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NCAA head-injury deal's backers press for court OK
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ST. LOUIS — Attorneys pushing for a judge to give preliminary approval to a proposed $75 million settlement of a class-action lawsuit against the NCAA said Friday that claims it unfairly forces athletes affected by head injuries to forfeit hundreds of millions of dollars are untrue.

In a Chicago federal court filing that's part of what's likely to be a long approval process about the deal, the attorneys countered opposition lodged last month on behalf of Anthony Nichols, who says he sustained concussions while an offensive lineman for San Diego State from 1989 to 1992.

Nichols, who would be among tens of thousands of male and female athletes covered by the sweeping deal, has argued in court documents that the proposal's benefits to athletes would be paltry compared to what the NCAA gains: legal protection from having to pay out what the filing argues could have been a billion dollars or more in damages.

But in Friday's motion, attorneys behind the deal insisted that assertion is "unfounded by any fact."

"Further, the 19 individual personal injury cases currently pending against the NCAA, in comparison to the 5,000-plus individual NFL players with pending lawsuits, deflates Nichols' bold claim that billions of dollars owed to NCAA players had been left on the table," Friday's filing read. "Nichols' claim that hardly anyone will benefit from the program has no basis in fact."

Under the deal, the NCAA would create a $70 million fund to test thousands of current and former athletes for brain trauma and sets aside $5 million for research. The NCAA also would toughen return-to-play rules for athletes who receive head blows. Among other terms, all athletes would be given baseline neurological tests to start each year to help doctors determine the severity of any concussion during the season.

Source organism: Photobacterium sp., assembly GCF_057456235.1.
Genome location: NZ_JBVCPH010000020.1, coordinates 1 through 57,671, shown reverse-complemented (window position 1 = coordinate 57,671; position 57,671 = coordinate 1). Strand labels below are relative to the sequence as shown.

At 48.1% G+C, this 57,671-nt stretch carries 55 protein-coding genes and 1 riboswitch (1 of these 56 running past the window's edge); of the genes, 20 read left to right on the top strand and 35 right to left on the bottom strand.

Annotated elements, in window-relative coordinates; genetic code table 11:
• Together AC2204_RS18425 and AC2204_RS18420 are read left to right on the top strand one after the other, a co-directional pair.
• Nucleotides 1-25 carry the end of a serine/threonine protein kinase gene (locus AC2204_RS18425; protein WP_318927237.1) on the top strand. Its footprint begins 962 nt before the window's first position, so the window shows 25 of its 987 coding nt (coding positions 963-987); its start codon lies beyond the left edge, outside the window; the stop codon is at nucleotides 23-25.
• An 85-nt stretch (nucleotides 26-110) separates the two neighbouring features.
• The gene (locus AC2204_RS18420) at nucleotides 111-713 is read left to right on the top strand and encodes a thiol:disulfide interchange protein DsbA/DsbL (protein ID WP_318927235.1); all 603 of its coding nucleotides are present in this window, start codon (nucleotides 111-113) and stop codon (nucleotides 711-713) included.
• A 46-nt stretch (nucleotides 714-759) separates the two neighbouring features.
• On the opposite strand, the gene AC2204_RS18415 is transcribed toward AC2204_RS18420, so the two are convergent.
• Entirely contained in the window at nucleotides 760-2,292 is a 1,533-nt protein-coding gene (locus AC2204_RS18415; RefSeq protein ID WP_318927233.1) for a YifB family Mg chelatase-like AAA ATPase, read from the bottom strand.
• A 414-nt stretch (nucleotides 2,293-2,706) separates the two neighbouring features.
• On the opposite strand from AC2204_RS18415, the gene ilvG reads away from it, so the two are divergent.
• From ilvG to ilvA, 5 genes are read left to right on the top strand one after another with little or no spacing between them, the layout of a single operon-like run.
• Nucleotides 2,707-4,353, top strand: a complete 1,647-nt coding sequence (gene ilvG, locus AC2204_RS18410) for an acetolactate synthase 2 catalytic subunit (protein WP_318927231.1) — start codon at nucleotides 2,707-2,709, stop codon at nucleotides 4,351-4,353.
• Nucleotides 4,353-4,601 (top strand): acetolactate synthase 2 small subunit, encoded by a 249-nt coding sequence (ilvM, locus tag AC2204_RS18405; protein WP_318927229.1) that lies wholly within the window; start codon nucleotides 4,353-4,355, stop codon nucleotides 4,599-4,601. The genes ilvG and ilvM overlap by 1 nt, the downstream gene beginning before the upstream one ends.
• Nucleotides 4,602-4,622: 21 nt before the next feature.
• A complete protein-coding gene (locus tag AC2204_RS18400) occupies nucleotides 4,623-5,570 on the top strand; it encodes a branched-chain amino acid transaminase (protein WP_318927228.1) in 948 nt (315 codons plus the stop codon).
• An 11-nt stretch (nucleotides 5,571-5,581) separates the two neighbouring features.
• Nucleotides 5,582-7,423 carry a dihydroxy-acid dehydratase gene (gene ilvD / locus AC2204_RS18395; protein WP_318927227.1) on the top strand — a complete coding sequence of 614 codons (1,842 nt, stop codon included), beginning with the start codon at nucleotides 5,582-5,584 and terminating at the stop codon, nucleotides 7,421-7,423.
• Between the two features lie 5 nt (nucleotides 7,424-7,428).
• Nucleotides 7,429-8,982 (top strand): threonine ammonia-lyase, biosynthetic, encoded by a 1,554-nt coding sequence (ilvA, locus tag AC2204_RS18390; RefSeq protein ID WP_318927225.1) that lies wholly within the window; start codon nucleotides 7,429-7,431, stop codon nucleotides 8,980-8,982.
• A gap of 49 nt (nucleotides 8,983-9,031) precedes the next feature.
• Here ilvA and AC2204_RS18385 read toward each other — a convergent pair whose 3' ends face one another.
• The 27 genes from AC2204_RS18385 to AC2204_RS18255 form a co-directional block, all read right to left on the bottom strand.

Nichols' filing last month zeroed in on a settlement provision that would require football, hockey, soccer and other contact-sport athletes to give up their rights to seek a single, potentially blockbuster sum in damages as a class. They can sue as individuals, but the filing says most couldn't afford the legal costs and so won't.

Friday's motion defending the settlement dismissed that.

Nichols "contends that the settlement deprives class members of any day in court as no lawyer would take an $8,000 to $20,000 concussion case," that motion read. "Such declarations sound awful, and were they even remotely true we should be terminated as lead counsel."

A message left Friday night with one of Nichols' attorneys, Rafey Balabanian, was not immediately returned. Calls to another Nichols attorney, Jay Edelson, were met by a greeting that said his voicemail was not able to accept new messages.

The first class-action suit was filed in 2011 in Chicago on behalf of former Eastern Illinois safety Adrian Arrington, and 10 similar head-injury suits were later consolidated into the one that was heard in federal court in Chicago. Arrington's lawyers took the lead in nearly a year of negotiations with the NCAA before the proposed settlement was announced July 29.

Other filings by proponents of the settlement spelled out how the settlement's terms would be disseminated, including by major sports publications and online websites.